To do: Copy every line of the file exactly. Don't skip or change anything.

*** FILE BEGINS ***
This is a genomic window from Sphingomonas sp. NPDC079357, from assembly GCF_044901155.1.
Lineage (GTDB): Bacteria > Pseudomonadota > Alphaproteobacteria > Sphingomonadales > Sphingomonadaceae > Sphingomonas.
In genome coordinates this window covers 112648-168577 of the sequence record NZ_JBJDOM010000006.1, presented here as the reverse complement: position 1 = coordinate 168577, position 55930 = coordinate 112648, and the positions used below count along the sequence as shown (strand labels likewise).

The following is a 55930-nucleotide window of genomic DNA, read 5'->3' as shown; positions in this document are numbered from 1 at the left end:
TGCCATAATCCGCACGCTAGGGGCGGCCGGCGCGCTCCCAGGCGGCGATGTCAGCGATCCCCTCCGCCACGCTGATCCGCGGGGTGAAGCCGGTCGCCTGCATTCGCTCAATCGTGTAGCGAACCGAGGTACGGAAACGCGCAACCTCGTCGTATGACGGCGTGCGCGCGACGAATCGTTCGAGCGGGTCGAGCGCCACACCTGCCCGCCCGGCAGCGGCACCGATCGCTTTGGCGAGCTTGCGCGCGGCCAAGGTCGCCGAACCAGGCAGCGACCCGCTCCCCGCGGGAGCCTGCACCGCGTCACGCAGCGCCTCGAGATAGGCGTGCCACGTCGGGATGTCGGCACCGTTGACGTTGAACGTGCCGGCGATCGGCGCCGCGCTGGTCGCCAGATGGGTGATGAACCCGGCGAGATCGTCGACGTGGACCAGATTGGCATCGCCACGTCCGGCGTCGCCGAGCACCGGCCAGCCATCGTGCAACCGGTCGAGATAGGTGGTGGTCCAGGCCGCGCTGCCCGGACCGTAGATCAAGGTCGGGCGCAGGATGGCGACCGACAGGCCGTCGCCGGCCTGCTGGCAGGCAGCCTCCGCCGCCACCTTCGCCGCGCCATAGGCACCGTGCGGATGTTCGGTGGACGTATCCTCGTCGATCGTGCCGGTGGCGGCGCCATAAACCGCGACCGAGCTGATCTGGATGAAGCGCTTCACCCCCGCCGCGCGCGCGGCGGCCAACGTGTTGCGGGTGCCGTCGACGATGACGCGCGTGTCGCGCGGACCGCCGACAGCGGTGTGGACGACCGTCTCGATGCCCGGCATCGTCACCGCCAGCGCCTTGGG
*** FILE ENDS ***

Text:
This is a genomic window from Sphingomonas sp. NPDC079357, from assembly GCF_044901155.1.
Lineage (GTDB): Bacteria > Pseudomonadota > Alphaproteobacteria > Sphingomonadales > Sphingomonadaceae > Sphingomonas.
In genome coordinates this window covers 112648-168577 of the sequence record NZ_JBJDOM010000006.1, presented here as the reverse complement: position 1 = coordinate 168577, position 55930 = coordinate 112648, and the positions used below count along the sequence as shown (strand labels likewise).

The following is a 55930-nucleotide window of genomic DNA, read 5'->3' as shown; positions in this document are numbered from 1 at the left end:
TGCCATAATCCGCACGCTAGGGGCGGCCGGCGCGCTCCCAGGCGGCGATGTCAGCGATCCCCTCCGCCACGCTGATCCGCGGGGTGAAGCCGGTCGCCTGCATTCGCTCAATCGTGTAGCGAACCGAGGTACGGAAACGCGCAACCTCGTCGTATGACGGCGTGCGCGCGACGAATCGTTCGAGCGGGTCGAGCGCCACACCTGCCCGCCCGGCAGCGGCACCGATCGCTTTGGCGAGCTTGCGCGCGGCCAAGGTCGCCGAACCAGGCAGCGACCCGCTCCCCGCGGGAGCCTGCACCGCGTCACGCAGCGCCTCGAGATAGGCGTGCCACGTCGGGATGTCGGCACCGTTGACGTTGAACGTGCCGGCGATCGGCGCCGCGCTGGTCGCCAGATGGGTGATGAACCCGGCGAGATCGTCGACGTGGACCAGATTGGCATCGCCACGTCCGGCGTCGCCGAGCACCGGCCAGCCATCGTGCAACCGGTCGAGATAGGTGGTGGTCCAGGCCGCGCTGCCCGGACCGTAGATCAAGGTCGGGCGCAGGATGGCGACCGACAGGCCGTCGCCGGCCTGCTGGCAGGCAGCCTCCGCCGCCACCTTCGCCGCGCCATAGGCACCGTGCGGATGTTCGGTGGACGTATCCTCGTCGATCGTGCCGGTGGCGGCGCCATAAACCGCGACCGAGCTGATCTGGATGAAGCGCTTCACCCCCGCCGCGCGCGCGGCGGCCAACGTGTTGCGGGTGCCGTCGACGATGACGCGCGTGTCGCGCGGACCGCCGACAGCGGTGTGGACGACCGTCTCGATGCCCGGCATCGTCACCGCCAGCGCCTTGGG